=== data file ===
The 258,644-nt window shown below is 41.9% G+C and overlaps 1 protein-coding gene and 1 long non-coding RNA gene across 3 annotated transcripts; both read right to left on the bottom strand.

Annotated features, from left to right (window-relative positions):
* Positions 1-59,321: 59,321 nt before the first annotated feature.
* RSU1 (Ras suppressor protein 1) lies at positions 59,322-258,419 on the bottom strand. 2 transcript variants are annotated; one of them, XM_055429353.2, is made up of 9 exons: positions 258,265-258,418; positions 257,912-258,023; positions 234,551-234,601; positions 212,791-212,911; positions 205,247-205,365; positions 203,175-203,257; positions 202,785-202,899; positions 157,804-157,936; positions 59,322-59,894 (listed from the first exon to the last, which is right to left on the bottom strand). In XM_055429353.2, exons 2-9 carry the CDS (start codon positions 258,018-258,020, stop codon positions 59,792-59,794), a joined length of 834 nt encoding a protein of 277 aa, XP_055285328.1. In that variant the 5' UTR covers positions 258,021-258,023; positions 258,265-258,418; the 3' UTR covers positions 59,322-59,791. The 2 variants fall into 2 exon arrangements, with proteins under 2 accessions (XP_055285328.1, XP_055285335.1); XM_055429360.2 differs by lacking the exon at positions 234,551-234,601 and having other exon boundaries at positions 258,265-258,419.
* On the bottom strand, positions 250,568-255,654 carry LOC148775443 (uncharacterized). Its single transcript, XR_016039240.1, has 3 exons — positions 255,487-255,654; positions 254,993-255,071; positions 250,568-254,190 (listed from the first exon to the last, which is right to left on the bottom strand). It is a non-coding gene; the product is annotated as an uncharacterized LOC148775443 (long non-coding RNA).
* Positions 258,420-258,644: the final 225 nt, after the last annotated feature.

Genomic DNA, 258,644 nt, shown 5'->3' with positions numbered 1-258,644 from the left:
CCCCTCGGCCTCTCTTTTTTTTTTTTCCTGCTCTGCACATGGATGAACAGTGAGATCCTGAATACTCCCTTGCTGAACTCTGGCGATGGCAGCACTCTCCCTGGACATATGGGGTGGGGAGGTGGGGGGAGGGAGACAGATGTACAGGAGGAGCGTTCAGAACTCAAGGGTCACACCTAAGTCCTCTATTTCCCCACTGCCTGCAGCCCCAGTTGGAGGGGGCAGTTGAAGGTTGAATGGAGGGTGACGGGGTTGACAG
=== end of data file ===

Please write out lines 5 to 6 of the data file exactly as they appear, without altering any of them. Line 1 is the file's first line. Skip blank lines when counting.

* On the bottom strand, positions 250,568-255,654 carry LOC148775443 (uncharacterized). Its single transcript, XR_016039240.1, has 3 exons — positions 255,487-255,654; positions 254,993-255,071; positions 250,568-254,190 (listed from the first exon to the last, which is right to left on the bottom strand). It is a non-coding gene; the product is annotated as an uncharacterized LOC148775443 (long non-coding RNA).
* Positions 258,420-258,644: the final 225 nt, after the last annotated feature.